November is the time of year we start to complain about how early Christmas music and decorations show up all around us. In the indoor garden it is the time when gardener's thoughts turn to Christmas & "Thanksgiving Cactus" blooms, or why your Holiday Cactus is not blooming. If your "Christmas Cactus" is setting buds or blooms right now, you may not have a true "Christmas Cactus" at all. So, how do you know which of the Schlumbergera you're growing? How do you make your "Christmas Cactus" bloom? And Can you grow more plants from cuttings of your "Christmas Cactus?"
"Christmas Cactus" or "Thanksgiving Cactus?"
Before trying to under why your "Christmas Cactus" isn't blooming or figuring out how to force your plant to bloom you have to identify which of the Schlumbergera you're growing. Do the leaves of your "Christmas Cactus" have pointed edges? Do the flowers of the cactus droop down from the ovary like in the picture above? Is it setting buds or flowering in early to mid November? If you answered to all of these questions then you can say with 99% certainty that you are growing Schlumbergera truncata, also known as "Thanksgiving Cactus." As explained in the post, Not Your Grandmother's Christmas Cactus, the true "Christmas Cactus" is Schlumbergera x buckleyi and usually isn't found in big box garden centers and greenhouses for sale around the holidays. It's easier for commercial plant growers to propagate, grow and prepare Schlumbergera truncata to bloom in time for holiday sales. They may even come with a generic "Holiday Cactus" label. A "Christmas Cactus" is easily identified by the segments of the leaves because it doesn't have pointed edges and the blooms don't curve down from the ovary like the "Thanksgiving Cactus."
How to Make Your "Christmas Cactus" Bloom.
The post, How to Make Your Christmas Cactus Bloom, covered the methods indoor gardeners can use to make their Christmas Cactus bloom in time for the holidays. In short: blooms are triggered by the cooler temperatures and longer nights. If you grow your "Thanksgiving Cactus" outdoors during the spring and summer it should naturally start to develop flower buds as summer ends and autumn arrives. If you brought your plant indoors too soon or kept it indoors all year you may still be able to trigger a flowering period in time for the Christmas and New Years. Place the plant in a cool location where the temperatures are around 50 to 55 degrees Fahrenheit. This could be in a separate room, an enclosed porch, a garage, a cool windowsill or a basement. The plant will need darkness for about 12 hours to set blooms, you may have to put your lights on a timer or avoid turning on the lights in the room from the hours of 8pm-8am if it is in a room you use. If the only light your plant receives is natural sunlight from a window the longer night period will happen naturally. Once the flower buds have set on your plant keep it in the same location until they begin to open up. If you move the plant to warm location to enjoy it before the buds have opened the plant may drop all the flower buds and all your work will have been for nothing.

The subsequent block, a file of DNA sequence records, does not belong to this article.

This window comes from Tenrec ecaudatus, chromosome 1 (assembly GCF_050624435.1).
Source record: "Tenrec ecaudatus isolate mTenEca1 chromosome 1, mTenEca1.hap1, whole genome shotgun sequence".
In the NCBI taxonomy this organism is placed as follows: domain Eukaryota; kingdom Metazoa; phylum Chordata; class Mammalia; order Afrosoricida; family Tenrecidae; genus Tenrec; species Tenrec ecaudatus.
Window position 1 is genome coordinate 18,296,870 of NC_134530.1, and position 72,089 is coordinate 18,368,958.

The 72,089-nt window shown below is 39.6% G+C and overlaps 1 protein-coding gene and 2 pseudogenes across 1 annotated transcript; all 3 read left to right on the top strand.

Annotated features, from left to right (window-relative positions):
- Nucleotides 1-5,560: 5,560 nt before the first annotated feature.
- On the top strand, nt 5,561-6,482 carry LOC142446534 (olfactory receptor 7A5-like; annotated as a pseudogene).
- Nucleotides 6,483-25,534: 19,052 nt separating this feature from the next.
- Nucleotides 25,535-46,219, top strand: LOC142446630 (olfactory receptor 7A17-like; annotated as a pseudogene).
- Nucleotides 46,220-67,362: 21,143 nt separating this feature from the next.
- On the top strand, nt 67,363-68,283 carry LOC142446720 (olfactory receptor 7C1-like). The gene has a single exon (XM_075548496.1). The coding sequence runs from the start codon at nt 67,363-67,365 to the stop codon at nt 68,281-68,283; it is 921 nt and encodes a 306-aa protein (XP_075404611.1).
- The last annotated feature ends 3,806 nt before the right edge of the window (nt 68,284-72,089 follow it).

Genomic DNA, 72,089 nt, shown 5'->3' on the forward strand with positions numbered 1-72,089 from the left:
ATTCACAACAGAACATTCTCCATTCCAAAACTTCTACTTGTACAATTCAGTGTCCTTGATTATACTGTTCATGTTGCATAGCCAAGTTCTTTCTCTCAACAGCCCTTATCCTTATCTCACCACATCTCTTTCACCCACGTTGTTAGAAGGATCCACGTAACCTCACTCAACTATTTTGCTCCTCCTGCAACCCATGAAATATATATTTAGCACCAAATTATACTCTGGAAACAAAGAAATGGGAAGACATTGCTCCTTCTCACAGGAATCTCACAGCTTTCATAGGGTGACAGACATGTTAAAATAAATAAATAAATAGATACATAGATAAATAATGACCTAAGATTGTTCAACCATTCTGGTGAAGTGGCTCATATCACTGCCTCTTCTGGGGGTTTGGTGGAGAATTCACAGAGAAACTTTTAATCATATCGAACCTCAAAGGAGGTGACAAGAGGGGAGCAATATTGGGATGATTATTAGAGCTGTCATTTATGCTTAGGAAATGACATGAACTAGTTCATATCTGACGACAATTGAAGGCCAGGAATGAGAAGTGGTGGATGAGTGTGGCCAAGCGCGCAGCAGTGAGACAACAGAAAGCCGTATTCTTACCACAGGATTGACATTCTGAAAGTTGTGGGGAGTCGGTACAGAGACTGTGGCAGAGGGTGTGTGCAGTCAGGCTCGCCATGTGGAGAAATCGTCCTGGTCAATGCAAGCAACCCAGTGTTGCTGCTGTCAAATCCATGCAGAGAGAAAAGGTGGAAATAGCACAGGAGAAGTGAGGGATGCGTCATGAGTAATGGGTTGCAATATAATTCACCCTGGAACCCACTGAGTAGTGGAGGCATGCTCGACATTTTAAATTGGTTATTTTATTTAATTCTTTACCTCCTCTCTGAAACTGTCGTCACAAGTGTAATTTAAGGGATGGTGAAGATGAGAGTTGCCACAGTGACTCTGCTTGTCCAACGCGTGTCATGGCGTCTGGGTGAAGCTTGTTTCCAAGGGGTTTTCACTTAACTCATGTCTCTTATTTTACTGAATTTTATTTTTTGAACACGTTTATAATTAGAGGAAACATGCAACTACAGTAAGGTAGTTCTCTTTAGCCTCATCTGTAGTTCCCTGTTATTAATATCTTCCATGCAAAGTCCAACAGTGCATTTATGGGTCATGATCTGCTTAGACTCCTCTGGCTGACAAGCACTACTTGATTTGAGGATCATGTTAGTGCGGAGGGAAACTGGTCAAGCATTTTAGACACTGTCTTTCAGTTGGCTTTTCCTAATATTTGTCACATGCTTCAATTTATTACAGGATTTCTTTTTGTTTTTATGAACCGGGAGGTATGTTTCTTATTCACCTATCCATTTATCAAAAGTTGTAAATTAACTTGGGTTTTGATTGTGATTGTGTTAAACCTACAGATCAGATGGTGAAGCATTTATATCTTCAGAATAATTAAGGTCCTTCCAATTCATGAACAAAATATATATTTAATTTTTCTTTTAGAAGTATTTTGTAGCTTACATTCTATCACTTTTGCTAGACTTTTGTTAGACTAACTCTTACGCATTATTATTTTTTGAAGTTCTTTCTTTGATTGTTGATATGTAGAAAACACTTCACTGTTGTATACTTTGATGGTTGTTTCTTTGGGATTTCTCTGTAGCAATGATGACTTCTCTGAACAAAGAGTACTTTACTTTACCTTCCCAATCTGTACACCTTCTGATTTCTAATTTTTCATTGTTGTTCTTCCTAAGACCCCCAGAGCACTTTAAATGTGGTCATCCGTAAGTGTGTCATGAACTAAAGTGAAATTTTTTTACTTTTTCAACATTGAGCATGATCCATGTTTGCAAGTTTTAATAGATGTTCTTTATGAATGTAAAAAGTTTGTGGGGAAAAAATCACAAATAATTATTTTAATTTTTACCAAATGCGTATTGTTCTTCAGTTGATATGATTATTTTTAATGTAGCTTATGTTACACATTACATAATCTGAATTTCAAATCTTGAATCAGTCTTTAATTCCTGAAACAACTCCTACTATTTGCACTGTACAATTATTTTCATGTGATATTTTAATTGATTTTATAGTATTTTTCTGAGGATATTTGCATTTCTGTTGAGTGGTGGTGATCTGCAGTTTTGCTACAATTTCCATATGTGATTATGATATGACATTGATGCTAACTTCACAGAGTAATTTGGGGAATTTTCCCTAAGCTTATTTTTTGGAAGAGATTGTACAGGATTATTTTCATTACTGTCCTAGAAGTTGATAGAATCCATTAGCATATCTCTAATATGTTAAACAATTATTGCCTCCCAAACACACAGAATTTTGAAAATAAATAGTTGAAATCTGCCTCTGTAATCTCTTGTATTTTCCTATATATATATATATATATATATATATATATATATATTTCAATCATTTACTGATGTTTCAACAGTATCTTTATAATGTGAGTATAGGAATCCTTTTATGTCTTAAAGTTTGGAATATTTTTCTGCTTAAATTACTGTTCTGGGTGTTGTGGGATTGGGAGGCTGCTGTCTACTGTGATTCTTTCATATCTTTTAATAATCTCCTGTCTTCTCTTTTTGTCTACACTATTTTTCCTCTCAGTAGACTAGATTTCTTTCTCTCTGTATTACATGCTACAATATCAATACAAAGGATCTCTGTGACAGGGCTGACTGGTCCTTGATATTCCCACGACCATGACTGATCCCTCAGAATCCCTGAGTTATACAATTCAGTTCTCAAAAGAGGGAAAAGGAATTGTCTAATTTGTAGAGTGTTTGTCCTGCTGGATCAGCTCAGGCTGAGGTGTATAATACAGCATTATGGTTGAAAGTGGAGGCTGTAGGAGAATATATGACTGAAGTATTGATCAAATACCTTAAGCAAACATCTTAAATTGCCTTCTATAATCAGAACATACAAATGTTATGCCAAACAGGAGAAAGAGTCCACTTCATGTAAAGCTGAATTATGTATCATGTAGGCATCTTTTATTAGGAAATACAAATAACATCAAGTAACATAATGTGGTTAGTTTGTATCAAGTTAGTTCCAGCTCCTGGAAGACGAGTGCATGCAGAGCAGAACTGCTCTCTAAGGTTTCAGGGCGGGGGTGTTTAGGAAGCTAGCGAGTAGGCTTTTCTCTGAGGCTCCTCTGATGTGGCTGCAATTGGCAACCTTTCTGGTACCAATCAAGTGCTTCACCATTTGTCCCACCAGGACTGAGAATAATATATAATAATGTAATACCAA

"Christmas Cactus" Cuttings and Pollination.
Propagating succulents is easy-anyone can do it. You can propagate succulents from leaf cuttings and from stem cuttings like I did with the Jades. Schlumbergera being succulents are just as easy to propagate from a cutting you take or from the stems and branches that may naturally break and fall off the plant. Once you have a leaf segment or a stem set it somewhere for a couple of days and allow the cut end to dry and insert it into a pot with a well-draining potting soil mix like in either of the examples linked above. While cuttings are the easiest way too make more plants from your "Christmas Cactus" you can also pollinate the blooms of your "Christmas Cactus" and save and sow the seeds from the fruit that develops.
Even though Schlumbergera truncata is passed off as "Christmas Cactus" by big box retailers and a lot of the times just given the "Holiday Cactus" moniker it is still a nice plant to have around. In my experience these plants take a lot of neglect and still manage to produce beautiful blooms just as we need them most during the early, dark days of winter. You can extend the life of the blooms of your Schlumbergera by keeping the potting soil evenly moist and the temperatures of the room it is residing in on the cooler side. Let the plant dry out too much while it is setting buds or flowering and the buds and flowers may fall off. Don't worry about a few leafs or stems that may fall off of your plant. Take advantage of these pieces of the plant to propagate more plants. If you need an indoor gardening project to take your mind off of winter try your luck at hand-pollinating the blooms.